5 Type of Exercises for Body and Soul

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If your definition of exercise is stretching… for the TV remote, walking… to make coffee, and bending… to squint closer at your laptop screen, then read this article on 5 types of exercises that won’t have you digging deep into your pocket to sign up at the gym, where you’ll probably go for exactly a week, but ones that will improve your body and feed your soul.

 

1. Pilates

Pilates is a system of exercises developed in the early 20th century by Joseph Pilates to strengthen the human mind and body. Pilates believed that mental and physical health were interrelated and today, the exercises are practiced worldwide. There is some evidence that Pilates alleviates lower back pain, improves balance in the elderly, and helps muscle conditioning in healthy adults.

If practiced consistently, Pilates improves flexibility, builds strength and develops control and endurance in the body. The practice is based on nine principles: Breathing, concentration, control, centering, flow, postural alignment, precision, relaxation, and stamina.
 

2. Yoga

Unlike stretching or fitness, the physical practice is just one aspect of yoga. Yoga is unique as it connects the movement of the body and the fluctuations of the mind to the rhythm of our breath. Connecting the mind, body, and breath helps direct one’s attention inward teaching us to recognize our habitual thought patterns without labeling, judging, or trying to change them. We become more aware of our experiences from moment to moment. The awareness that we cultivate is what makes yoga a practice, rather than a task or a goal to be completed. By doing yoga your body will most likely have more stamina and become much more flexible, as will your mind.

Oh, and if you’re wondering what “Om” means, it’s a soothing and uplifting mantra traditionally chanted at the beginning and end of yoga sessions and is said to be the sound of the universe. Everything that exists pulsates, creating a rhythmic vibration that the ancient yogis acknowledged with “Om”. We may not always be aware of this sound in our daily lives, but we can hear it in the rustling of the autumn leaves, the waves on the shore, the inside of a seashell.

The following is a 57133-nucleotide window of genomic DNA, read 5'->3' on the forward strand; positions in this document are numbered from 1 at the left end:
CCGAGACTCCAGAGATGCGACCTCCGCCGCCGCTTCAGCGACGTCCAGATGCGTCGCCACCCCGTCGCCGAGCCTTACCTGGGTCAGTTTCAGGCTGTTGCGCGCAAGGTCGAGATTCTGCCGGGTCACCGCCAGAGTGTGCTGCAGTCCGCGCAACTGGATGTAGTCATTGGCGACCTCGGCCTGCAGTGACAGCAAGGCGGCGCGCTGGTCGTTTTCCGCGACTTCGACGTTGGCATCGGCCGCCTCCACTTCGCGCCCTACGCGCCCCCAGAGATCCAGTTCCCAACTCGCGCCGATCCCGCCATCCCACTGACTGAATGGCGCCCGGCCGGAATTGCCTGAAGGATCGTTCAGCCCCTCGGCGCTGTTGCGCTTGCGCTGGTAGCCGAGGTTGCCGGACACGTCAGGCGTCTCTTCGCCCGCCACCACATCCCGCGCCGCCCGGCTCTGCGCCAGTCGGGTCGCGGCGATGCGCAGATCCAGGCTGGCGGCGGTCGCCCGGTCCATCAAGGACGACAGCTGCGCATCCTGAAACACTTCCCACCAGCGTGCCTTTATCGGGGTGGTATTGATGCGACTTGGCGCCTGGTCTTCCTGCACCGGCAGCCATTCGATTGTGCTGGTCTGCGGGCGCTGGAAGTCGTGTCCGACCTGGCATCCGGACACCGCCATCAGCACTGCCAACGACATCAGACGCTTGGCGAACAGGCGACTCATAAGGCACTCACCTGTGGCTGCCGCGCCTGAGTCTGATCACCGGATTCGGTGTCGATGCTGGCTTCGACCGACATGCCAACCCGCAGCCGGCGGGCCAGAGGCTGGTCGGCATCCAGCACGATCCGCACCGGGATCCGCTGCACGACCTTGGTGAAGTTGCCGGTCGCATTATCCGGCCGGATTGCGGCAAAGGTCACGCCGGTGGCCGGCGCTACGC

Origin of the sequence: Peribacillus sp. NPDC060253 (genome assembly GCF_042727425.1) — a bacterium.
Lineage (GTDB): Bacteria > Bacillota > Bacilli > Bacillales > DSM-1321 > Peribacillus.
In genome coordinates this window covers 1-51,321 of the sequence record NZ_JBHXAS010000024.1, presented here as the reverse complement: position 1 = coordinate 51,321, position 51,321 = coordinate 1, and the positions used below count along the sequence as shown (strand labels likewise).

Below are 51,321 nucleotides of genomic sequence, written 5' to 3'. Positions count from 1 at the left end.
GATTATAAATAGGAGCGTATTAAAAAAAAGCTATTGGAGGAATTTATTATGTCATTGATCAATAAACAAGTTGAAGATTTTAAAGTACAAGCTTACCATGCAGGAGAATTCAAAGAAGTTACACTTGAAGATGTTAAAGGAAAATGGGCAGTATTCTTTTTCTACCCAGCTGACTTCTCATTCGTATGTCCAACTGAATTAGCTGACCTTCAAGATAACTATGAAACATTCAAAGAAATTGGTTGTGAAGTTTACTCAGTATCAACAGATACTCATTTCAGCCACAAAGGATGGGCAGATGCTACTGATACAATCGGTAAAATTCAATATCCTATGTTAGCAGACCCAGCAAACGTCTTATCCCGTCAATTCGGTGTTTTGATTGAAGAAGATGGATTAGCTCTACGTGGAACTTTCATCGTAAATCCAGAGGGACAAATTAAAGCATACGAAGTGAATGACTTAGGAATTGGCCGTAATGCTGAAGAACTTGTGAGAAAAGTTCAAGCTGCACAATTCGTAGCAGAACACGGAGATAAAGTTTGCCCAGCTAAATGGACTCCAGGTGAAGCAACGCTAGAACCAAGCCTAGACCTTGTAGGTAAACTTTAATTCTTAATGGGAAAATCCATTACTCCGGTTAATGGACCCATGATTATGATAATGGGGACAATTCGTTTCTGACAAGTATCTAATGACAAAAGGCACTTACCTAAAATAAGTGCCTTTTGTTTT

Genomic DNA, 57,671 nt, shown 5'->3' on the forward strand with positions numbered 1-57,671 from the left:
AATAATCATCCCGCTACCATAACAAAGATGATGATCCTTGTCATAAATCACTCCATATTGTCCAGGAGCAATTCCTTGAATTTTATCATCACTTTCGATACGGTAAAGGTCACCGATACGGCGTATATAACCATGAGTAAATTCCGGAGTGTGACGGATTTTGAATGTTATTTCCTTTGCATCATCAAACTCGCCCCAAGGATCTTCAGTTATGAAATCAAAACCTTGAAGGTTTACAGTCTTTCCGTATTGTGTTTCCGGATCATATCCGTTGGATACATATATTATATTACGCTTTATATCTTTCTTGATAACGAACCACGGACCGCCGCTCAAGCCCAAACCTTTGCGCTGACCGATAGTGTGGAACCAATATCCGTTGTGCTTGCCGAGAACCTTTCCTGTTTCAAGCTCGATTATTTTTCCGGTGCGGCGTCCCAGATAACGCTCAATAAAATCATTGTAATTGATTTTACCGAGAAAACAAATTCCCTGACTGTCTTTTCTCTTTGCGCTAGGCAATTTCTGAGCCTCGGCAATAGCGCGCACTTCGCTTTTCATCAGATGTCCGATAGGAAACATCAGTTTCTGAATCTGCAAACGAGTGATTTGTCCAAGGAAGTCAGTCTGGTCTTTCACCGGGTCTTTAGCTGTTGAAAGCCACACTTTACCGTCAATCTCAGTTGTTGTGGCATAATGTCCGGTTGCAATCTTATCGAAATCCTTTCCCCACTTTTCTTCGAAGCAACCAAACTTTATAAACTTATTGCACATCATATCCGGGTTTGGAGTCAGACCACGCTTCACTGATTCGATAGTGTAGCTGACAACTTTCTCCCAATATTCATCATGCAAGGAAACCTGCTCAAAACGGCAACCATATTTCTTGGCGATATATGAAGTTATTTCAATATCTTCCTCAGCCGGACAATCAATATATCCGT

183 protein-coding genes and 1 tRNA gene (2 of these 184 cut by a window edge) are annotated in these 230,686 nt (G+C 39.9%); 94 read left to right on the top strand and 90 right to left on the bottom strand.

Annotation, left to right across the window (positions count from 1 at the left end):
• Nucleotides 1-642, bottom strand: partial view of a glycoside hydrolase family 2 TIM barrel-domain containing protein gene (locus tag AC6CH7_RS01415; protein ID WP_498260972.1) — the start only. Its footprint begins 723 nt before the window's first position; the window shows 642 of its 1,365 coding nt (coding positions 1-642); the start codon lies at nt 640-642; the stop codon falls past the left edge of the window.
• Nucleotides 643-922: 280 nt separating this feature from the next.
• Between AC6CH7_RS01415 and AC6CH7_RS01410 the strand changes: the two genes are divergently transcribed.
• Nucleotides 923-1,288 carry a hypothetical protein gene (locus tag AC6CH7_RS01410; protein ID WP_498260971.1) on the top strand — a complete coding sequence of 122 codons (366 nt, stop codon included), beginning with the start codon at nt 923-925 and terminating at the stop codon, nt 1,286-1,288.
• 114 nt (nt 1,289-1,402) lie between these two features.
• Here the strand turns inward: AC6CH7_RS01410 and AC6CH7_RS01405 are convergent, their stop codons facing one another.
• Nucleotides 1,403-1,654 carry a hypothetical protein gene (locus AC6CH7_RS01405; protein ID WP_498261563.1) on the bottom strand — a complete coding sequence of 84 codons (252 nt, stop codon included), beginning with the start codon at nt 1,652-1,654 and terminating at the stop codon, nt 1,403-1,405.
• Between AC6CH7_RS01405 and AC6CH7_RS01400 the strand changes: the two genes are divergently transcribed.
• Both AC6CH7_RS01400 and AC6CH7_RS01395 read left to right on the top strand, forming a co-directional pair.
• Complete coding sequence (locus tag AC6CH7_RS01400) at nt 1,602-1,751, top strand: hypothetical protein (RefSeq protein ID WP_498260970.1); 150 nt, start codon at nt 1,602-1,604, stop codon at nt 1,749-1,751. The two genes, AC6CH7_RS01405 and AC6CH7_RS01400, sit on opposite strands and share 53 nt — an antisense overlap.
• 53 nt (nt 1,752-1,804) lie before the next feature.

3. Tai chi

Tai Chi is a Chinese martial art that combines movement and relaxation that is good for both body and mind. In fact, it’s been called “meditation in motion.” This martial art comprises a series of graceful, gentle movements, one transitioning smoothly into the next. Since classes are offered at various levels, tai chi is accessible — and valuable, to people of all ages and fitness levels. The slow pace of moves in Tai Chi allow one to focus on each one improving concentration while also controlling breathing through various exercises. It’s especially good for older people as balance is an important component of fitness, and balance is something we lose as we get older. Meditation is also part of Tai Chi and there are several types of mediation around. Controlled breathing meditation, for example, allows more oxygen to be inhaled. Guided meditation brings peace and relaxation. Mantra meditation is excellent for those who need to chant certain words or phrases to concentrate, bringing peace of mind, and ensuring that stress — and negative thoughts, are driven away.

 

4. Swimming

If meditation and breathing (or balancing on one foot) is not for you, but you seek exercise that involves faster action, but is still good for your soul, then swimming is the perfect workout. The buoyancy of the water supports your body and takes the strain off painful joints so you can move them more fluidly. It’s especially good for those with arthritis as it is less weight-bearing. Research has found that swimming can also improve your mental state and put you in a better mood. Water aerobics, another option, helps you burn calories and tone up.

5. Walking

Walking is simple, yet powerful. It can help you stay trim, improve cholesterol levels, strengthen bones, keep blood pressure in check, d lower your risk for a number of diseases (diabetes and heart disease, for example), and also lift your mood. A number of studies have shown that walking and other physical activities can even improve memory and resist age-related memory loss. Best yet, no paying for classes or gym memberships as all you need is a well-fitting and supportive pair of shoes!

So here’s to finding the perfect exercise that keeps you in shape and in balance — mentally and physically…